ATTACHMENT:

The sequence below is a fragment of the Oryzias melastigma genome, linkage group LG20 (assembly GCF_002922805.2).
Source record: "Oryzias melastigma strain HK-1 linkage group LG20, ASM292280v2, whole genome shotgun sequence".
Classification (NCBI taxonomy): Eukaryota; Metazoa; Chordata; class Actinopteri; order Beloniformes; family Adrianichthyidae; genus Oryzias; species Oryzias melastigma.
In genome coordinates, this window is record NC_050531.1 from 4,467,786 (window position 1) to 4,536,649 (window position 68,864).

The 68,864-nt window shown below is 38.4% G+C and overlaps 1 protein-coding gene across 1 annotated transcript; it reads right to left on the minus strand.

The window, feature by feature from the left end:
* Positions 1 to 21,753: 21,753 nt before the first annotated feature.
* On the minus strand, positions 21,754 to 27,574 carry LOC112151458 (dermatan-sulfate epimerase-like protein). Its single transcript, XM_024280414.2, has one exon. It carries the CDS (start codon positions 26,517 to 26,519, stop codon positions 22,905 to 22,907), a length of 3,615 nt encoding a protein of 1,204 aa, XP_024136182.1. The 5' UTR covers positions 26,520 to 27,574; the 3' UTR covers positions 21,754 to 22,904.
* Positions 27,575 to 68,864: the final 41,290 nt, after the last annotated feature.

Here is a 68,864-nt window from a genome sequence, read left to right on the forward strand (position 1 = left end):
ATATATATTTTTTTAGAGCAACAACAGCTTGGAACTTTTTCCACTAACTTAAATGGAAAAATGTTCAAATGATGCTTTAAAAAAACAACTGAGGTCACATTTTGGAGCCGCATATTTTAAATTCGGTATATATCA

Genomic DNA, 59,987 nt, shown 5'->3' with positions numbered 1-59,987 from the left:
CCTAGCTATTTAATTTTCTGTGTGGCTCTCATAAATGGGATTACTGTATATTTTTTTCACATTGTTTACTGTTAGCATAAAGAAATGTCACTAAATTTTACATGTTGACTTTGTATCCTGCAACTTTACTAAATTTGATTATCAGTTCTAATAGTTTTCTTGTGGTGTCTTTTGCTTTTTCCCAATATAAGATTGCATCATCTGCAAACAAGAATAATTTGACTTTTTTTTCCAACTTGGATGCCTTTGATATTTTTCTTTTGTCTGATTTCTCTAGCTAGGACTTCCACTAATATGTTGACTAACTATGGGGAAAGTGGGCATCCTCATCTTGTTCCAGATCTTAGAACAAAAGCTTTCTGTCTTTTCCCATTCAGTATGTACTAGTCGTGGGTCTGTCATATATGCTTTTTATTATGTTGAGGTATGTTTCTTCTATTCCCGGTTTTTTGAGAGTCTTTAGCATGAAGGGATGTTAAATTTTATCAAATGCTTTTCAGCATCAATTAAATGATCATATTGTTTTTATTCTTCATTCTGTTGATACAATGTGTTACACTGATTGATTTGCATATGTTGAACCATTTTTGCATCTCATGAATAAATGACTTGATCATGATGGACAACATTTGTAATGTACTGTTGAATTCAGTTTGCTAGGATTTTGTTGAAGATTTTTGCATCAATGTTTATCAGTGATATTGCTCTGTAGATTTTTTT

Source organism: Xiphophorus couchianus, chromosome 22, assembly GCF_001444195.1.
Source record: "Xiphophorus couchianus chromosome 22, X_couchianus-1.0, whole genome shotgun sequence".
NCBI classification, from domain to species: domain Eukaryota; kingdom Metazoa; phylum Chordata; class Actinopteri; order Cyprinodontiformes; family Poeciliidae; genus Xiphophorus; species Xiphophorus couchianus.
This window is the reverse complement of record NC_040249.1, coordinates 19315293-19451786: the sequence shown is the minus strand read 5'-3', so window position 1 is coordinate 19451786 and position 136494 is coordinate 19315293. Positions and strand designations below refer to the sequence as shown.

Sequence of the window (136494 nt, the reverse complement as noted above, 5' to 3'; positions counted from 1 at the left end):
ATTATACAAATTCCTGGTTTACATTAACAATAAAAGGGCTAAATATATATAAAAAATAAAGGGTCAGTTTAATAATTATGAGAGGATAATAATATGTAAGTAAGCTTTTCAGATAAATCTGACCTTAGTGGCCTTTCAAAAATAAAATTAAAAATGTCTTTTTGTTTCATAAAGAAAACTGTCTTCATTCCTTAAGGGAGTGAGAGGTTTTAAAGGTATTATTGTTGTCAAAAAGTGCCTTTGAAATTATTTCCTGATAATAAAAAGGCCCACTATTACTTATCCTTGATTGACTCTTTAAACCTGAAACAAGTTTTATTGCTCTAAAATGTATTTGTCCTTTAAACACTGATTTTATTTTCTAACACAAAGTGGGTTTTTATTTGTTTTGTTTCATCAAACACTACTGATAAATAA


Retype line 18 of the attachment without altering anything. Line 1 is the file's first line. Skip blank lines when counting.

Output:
Sequence of the window (136494 nt, the reverse complement as noted above, 5' to 3'; positions counted from 1 at the left end):